You held a joint appointment as a professor in the Department of Economics and in the Department of Agricultural, Food and Resource Economics at Michigan State University, 2010 – 2021. What similarities do you see between that academic environment and Dyson?
I worked with individuals within and across both departments at Michigan State University in a collaborative environment. Dyson, as a close knit community, is also highly collaborative. Moreover, we are seeing increasing collaboration in research, teaching, and services across the three schools in the SC Johnson College of Business.
Dyson is also similar in that it’s collegial. I’ve talked to so many people here who are helping me climb the learning curve. The incredibly supportive environment at Dyson makes it feel very much like a big family.
Cornell is an Ivy League university with a land grant mission. I’ve spent my career in land grant universities, and always appreciated the idea of faculty members and researchers working together to push the frontiers, generate new knowledge, and then engage with society to make the world a better place.
What inspired you to take on the role as dean of Dyson?
Dyson’s upward trajectory over the past several years shows extremely strong momentum. Looking at our undergraduate and graduate programs, the strength of our faculty, and the engagement with businesses and society, I’m incredibly optimistic and upbeat about Dyson’s future.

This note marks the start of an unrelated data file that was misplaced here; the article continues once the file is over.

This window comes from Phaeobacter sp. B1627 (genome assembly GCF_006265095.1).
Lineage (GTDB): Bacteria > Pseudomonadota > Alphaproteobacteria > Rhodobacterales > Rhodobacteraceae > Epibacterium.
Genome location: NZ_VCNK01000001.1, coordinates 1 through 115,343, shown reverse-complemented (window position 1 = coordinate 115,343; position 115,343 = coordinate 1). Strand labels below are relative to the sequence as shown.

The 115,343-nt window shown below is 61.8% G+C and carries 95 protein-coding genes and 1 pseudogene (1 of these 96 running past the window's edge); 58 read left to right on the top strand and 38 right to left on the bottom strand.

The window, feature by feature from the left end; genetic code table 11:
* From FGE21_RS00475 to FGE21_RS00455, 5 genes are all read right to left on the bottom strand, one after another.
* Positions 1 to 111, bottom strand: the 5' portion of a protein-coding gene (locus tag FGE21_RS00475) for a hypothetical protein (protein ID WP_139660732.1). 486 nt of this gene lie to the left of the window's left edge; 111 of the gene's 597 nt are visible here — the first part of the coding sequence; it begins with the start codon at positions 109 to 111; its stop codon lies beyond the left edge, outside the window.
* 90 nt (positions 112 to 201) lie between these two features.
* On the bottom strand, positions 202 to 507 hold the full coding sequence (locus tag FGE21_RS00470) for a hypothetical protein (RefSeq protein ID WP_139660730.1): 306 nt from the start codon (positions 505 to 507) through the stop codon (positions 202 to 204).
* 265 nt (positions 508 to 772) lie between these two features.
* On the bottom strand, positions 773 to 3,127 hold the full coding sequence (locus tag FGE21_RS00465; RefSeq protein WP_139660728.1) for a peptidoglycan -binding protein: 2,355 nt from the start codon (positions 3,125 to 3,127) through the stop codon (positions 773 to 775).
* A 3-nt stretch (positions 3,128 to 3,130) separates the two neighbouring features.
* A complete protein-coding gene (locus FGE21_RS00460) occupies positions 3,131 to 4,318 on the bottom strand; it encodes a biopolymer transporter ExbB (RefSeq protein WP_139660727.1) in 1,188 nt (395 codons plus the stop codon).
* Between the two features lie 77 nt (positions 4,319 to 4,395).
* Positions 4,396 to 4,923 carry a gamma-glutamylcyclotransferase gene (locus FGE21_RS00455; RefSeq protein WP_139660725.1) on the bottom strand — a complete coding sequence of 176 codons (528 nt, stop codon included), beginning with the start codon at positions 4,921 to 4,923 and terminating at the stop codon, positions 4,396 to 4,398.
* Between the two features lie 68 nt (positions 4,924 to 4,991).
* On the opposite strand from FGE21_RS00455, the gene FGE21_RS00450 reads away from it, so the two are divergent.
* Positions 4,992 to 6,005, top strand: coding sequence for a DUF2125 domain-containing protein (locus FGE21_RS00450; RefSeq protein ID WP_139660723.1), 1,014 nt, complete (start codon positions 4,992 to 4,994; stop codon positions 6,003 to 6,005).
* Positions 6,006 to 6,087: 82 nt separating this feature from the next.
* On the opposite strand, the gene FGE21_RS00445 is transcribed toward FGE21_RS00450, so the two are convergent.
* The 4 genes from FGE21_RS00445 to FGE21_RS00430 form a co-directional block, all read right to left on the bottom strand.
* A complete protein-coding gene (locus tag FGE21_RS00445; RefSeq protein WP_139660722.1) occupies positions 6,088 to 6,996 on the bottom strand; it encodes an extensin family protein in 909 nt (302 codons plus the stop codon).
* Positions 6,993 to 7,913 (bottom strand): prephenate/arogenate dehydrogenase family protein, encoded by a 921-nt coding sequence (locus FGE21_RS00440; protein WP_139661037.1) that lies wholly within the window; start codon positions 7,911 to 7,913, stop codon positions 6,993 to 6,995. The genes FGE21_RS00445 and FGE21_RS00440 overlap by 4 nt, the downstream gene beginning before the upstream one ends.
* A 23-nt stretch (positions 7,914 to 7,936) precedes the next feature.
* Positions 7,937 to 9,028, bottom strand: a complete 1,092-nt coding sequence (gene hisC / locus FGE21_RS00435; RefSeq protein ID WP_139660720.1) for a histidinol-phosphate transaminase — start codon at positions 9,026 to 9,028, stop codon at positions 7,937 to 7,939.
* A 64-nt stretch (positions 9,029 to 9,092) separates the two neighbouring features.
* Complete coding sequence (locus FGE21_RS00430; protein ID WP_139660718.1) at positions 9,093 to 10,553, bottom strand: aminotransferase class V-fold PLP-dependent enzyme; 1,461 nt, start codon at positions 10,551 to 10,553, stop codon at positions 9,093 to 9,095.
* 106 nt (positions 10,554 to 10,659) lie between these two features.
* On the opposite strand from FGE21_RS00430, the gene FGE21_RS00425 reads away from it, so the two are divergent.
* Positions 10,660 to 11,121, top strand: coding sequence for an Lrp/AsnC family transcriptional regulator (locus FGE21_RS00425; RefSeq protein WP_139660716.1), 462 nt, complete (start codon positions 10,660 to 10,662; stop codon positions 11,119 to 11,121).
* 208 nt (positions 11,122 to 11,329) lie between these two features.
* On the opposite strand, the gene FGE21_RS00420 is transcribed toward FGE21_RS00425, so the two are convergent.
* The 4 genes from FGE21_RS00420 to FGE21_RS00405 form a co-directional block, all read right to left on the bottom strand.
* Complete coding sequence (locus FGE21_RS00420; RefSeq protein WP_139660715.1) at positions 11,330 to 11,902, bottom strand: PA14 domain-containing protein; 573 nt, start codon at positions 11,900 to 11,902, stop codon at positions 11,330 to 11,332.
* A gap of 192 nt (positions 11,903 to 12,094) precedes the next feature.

Being part of the SC Johnson College of Business, with its strong historical ties to CALS, puts Dyson in a uniquely strong position of being a leader in business education. Think about the major challenges we’re facing today, from climate change to inequality to polarization. Society is calling on higher education institutions to prepare leaders who can address these challenges and effect positive change. Dyson’s unique institutional setting provides our students with exposure to 21st century problems and the capacity to address them. For example, Dyson’s Grand Challenges program inspires and empowers our students to use their business skills to make a difference. Our ties to CALS are going to become even stronger, given where we want to go in shaping business education.